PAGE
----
Great Grown-up Gadgets
An open letter to Santa lists the best in electronic gifts for adults
From the Print Edition:
Antonio Banderas, Nov/Dec 2005
(continued from page 2)
SunRocket also lets you choose a second phone number outside your local area code, a very interesting wrinkle. If, for example, you live in New York but most of your relatives live in Seattle, you could add your own Seattle number. Calls placed to that number still ring through to your home phone in New York, but your callers are only charged for a local connection. Dad will be so proud of your family-friendly frugality.
The most critical questions, of course, are voice quality and reliability. In my testing, using the SunRocket equipment with an Optimum Online cable modem, calls came through loud and clear. In fact, my daughter said the VoIP service sounded better than our regular landline. And speaking of kids, giving a SunRocket system to your college-bound pride and joy, who surely has high-speed Internet access at the dorm, could save you enough on long distance each month for a fat fistful of fine smokes.
$199, www.sunrocket.com or 800-786-0132
Plantronics Pulsar 590
I don't know that anyone's actually ever strangled to death on a headphone cord, but I've certainly had more than a few uncomfortable jerks and jolts as the wire between the MP3 player in my shoulder bag and the phones on my head came up short. How cool would it be if you could leave the player in the bag and listen wirelessly? Turns out it's very cool indeed, as I've learned by experimenting with a series of new wireless headphones powered by Bluetooth. You've probably heard of Bluetooth—it's the technology that lets people wear tiny headsets and talk on their cell phones while appearing to be communing with unseen demons. Until recently, Bluetooth headphones were all right for mono, low-fi cellular calls, but not ready for music devices. The change is a new flavor of Bluetooth, providing stereo and surprisingly clean audio with minimal interference—you won't want to lean on the microwave oven while listening to your favorite tunes, but that's a small restriction compared with the electronic leash of wired headphones and earbuds.
The best Bluetooth headset on the market today is the new Plantronics Pulsar 590, which allows you to connect to an audio device and your cell phone simultaneously. You can be listening to music and, when a call comes in, the Pulsar automatically switches over to take the call. Hang up and it's back to your personal hit parade. The traditional over-the-head design is perfectly comfortable (unlike a rival behind-the-neck model with fine audio and miserable fit), and the microphone, attached to a short stalk on the right-hand side, did a fine job during cell-phone calls. While the primary use is on-the-go MP3 playback, the wireless system works fine with any device equipped with a standard headphone jack, including portable CD and DVD players.
One feature does deliver less than meets the eye. Controls are built into one headphone cup to control audio playback, but since it relies on a system that's not built into any popular portable player yet, it's more teasing than pleasing. Even without the remote-control option the Plantronics is a welcome addition to any music lover's digital arsenal. It comes in two versions, with or without the small Bluetooth transmitter disc that connects to a portable audio device (models 590 and 590a, respectively). Unless you're planning on using these strictly with your cell phone, go for the full kit.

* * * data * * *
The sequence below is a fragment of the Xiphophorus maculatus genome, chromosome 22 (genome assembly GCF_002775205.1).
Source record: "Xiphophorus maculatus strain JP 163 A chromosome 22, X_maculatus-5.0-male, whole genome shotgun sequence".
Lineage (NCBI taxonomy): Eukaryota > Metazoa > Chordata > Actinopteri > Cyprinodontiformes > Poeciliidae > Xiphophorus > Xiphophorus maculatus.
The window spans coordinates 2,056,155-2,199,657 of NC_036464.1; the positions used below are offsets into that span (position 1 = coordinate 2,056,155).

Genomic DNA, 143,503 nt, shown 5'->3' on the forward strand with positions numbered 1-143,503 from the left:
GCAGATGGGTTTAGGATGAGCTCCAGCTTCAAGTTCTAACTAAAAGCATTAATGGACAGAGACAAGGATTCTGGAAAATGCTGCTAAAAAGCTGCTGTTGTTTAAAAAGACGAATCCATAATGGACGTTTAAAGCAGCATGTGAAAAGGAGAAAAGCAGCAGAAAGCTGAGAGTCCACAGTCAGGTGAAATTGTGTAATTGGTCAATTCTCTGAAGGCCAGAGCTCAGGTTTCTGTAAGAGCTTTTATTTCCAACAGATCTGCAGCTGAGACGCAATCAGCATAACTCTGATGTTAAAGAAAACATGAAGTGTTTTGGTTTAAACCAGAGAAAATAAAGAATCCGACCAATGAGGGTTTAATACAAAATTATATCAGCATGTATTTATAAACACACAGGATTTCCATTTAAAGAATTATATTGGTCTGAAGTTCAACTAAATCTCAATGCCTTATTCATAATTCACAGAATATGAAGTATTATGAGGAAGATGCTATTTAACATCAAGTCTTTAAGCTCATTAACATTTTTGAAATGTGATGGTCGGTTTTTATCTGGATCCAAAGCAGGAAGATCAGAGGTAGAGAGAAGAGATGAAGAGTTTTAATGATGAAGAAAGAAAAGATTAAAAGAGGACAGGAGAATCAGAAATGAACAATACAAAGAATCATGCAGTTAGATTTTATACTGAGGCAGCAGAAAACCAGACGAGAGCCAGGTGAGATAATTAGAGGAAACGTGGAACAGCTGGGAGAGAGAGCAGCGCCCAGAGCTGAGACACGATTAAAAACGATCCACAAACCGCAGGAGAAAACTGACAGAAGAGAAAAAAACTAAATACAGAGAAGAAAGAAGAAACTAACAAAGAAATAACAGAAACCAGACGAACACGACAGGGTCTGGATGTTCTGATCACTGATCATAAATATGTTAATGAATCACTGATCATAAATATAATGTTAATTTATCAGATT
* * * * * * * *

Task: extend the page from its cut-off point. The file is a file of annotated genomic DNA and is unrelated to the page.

$200, www.plantronics.com or 800-544-4660
I've been a big fan of portable media players—devices that store not just music but recorded video and digital photos on an internal hard drive and play them back on a built-in LCD screen—since they first appeared. Some of my friends, though, have snickered at the screen size of these portable devices, which come in at about 3.5 inches measured diagonally. Now, for those who value additional screen real estate over pocket-size portability, there's the Archos AV700, with a generous seven-inch wide-screen display that's wonderful for personal viewing (a great in-car substitute for a portable DVD) and big enough to share. If your computer can record TV programs (machines using Microsoft Windows XP Media Center Edition are ideal), it's point-and-click easy to fill the Archos with shows. If not, you can record directly on the AV700 using the included docking station. Add music and photos from your computer (a simple drag-and-drop operation) and even directly from a digital camera (via a USB cable), and you've achieved portable entertainment nirvana. Two models are available, differing in hard-drive size. The basic 40-gigabyte version holds up to 160 hours of video, 20,000 songs, or 400,000 photos. Go for the whopping 100-gigabyte model and the specs kick up to 400 hours of video, 55,000 songs or a million photos. Using higher-quality files will obviously cut down on these capacity figures, but that's still a lot of entertainment in a 20-ounce package. Both models deliver audio and video quality that's just fine for on-the-go amusement, and the battery life is very good—figure about four hours for video playback or 30 hours for music. And unlike your friendly, neighborhood iPod, you can carry a spare battery if you choose.
40-gigabyte model $600, 100-gigabyte model $800, www.archos.com or 949-609-1483
Philips WACS700 Music System
What if you like the idea of whole-home audio, but don't have the computer savvy or hands-on inclination to set up and manage a wireless network? Let Philips handle the dirty work for you with its Wireless Music System, a complete solution that maximizes listening pleasure while minimizing high-tech hassles.
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